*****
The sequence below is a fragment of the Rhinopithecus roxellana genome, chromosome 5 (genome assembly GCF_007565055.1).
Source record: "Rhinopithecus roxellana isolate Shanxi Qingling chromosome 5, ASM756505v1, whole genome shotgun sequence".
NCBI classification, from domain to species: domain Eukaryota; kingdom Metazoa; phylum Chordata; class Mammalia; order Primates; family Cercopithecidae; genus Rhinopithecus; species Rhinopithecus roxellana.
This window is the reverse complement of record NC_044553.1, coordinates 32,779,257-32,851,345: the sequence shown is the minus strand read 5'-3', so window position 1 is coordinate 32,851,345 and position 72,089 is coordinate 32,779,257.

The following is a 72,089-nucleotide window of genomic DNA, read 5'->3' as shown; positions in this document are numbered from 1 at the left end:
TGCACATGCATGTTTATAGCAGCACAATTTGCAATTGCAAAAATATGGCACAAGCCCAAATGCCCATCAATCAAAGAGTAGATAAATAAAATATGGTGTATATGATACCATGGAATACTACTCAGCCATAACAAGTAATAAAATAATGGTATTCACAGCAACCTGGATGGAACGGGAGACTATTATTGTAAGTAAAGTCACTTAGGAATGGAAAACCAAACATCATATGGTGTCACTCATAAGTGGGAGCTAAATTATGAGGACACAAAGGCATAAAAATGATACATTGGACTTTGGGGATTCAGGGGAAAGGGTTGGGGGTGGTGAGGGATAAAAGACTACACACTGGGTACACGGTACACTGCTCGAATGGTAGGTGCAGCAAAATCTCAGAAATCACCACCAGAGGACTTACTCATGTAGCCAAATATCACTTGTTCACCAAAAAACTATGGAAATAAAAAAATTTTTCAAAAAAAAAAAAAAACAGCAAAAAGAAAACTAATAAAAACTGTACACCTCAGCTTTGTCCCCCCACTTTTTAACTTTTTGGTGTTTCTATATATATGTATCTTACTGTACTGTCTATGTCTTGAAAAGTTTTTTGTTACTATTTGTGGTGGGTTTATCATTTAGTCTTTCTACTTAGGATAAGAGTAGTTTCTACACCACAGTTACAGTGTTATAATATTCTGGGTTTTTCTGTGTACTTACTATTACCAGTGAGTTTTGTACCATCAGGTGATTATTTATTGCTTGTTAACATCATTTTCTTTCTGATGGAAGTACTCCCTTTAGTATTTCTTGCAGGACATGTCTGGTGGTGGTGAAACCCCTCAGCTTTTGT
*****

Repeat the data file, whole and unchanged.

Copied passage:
The sequence below is a fragment of the Rhinopithecus roxellana genome, chromosome 5 (genome assembly GCF_007565055.1).
Source record: "Rhinopithecus roxellana isolate Shanxi Qingling chromosome 5, ASM756505v1, whole genome shotgun sequence".
NCBI classification, from domain to species: domain Eukaryota; kingdom Metazoa; phylum Chordata; class Mammalia; order Primates; family Cercopithecidae; genus Rhinopithecus; species Rhinopithecus roxellana.
This window is the reverse complement of record NC_044553.1, coordinates 32,779,257-32,851,345: the sequence shown is the minus strand read 5'-3', so window position 1 is coordinate 32,851,345 and position 72,089 is coordinate 32,779,257.

The following is a 72,089-nucleotide window of genomic DNA, read 5'->3' as shown; positions in this document are numbered from 1 at the left end:
TGCACATGCATGTTTATAGCAGCACAATTTGCAATTGCAAAAATATGGCACAAGCCCAAATGCCCATCAATCAAAGAGTAGATAAATAAAATATGGTGTATATGATACCATGGAATACTACTCAGCCATAACAAGTAATAAAATAATGGTATTCACAGCAACCTGGATGGAACGGGAGACTATTATTGTAAGTAAAGTCACTTAGGAATGGAAAACCAAACATCATATGGTGTCACTCATAAGTGGGAGCTAAATTATGAGGACACAAAGGCATAAAAATGATACATTGGACTTTGGGGATTCAGGGGAAAGGGTTGGGGGTGGTGAGGGATAAAAGACTACACACTGGGTACACGGTACACTGCTCGAATGGTAGGTGCAGCAAAATCTCAGAAATCACCACCAGAGGACTTACTCATGTAGCCAAATATCACTTGTTCACCAAAAAACTATGGAAATAAAAAAATTTTTCAAAAAAAAAAAAAAACAGCAAAAAGAAAACTAATAAAAACTGTACACCTCAGCTTTGTCCCCCCACTTTTTAACTTTTTGGTGTTTCTATATATATGTATCTTACTGTACTGTCTATGTCTTGAAAAGTTTTTTGTTACTATTTGTGGTGGGTTTATCATTTAGTCTTTCTACTTAGGATAAGAGTAGTTTCTACACCACAGTTACAGTGTTATAATATTCTGGGTTTTTCTGTGTACTTACTATTACCAGTGAGTTTTGTACCATCAGGTGATTATTTATTGCTTGTTAACATCATTTTCTTTCTGATGGAAGTACTCCCTTTAGTATTTCTTGCAGGACATGTCTGGTGGTGGTGAAACCCCTCAGCTTTTGT